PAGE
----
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Fixed income investors spoilt for choice in 2011

By Ritesh Jain
December 30, 2010 12:50 IST
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Debt markets did not provide any refuge to fixed income investors in 2010. While, bank fixed deposit rates underperformed inflation, debt mutual funds schemes also could not generate positive inflation-adjusted returns.

However, all this is about to change and we believe that fixed income investors will be spoilt for choice in 2011.

Inflation is becoming sticky in nature and the real interest rates have been negative, making investors reduce their financial savings.

Indian investors, one of the biggest savers in the world, have started moving a part of this money to hard assets like precious metals (especially gold), which is evident from the uptrend in gold prices in the past few months.

According to world gold council estimates, Indian imports, till the September quarter, have already touched 624 tonnes, as compared to 450 tonnes in the year 2008, despite the current high prices.

Also, higher inflation has induced investors to advance their consumption, which has left the banking sector starved of much needed deposits. This is the primary reason for tight banking liquidity.

Banks, in turn, have started increasing bank deposit rates, which we believe will continue into the first quarter of 2011.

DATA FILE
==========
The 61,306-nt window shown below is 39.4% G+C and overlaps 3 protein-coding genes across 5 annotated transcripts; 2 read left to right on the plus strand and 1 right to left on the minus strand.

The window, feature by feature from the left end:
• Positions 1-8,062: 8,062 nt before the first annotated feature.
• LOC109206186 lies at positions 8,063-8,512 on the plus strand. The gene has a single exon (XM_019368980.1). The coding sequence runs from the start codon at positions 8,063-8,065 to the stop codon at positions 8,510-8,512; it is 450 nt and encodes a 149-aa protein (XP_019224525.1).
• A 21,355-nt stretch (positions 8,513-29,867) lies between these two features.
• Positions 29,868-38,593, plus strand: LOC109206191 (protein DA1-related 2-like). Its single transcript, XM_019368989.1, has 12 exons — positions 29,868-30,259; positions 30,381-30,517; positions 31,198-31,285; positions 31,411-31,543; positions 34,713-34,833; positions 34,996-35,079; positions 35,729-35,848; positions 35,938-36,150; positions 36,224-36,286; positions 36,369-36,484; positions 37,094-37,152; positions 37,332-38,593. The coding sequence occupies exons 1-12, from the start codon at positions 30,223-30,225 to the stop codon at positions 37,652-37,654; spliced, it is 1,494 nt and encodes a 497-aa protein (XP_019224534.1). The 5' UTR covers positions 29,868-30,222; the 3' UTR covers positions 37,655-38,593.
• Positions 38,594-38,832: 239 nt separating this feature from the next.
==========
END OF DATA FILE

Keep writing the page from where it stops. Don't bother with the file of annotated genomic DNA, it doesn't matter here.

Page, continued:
While, the returns on bank fixed deposits, may look winsome for investors on the back of such rising rates, the post-tax returns may be depressing for some. Investors thus, can consider investing into fixed income products offered by mutual funds with similar features like that of bank fixed deposit.

However, it is important that investors are aware of the various features like, 'lock-in feature', well before investing as it restricts exit before maturity of the product.

We believe bank CD rates can rise to double digits, hence providing good investment avenues for investors willing to keep money in lock-in products for one-two year maturity.

Hike in bank fixed deposit rates is expected to translate into slowdown in credit demand, which may lead to lower gross domestic product (GDP) and lower inflation by mid year.

Investors who have a risk appetite can put some money in bond funds during the April-June quarter of 2011 as bond yields might start falling around that time providing capital gains opportunities to these funds.

Another alternative for beating inflation is having some inflation hedge in the portfolio. Gold is considered to be an excellent inflation hedge and has delivered consistent performance in the recent past.

We believe that the ensuing global economic crisis coupled with favorable demand-supply scenario provides a formidable investment case for gold as inflation becomes a global issue. Hence a combination of both gold and fixed income products in the portfolio may provide the much needed fixed income which investors yearn for.

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Ritesh Jain
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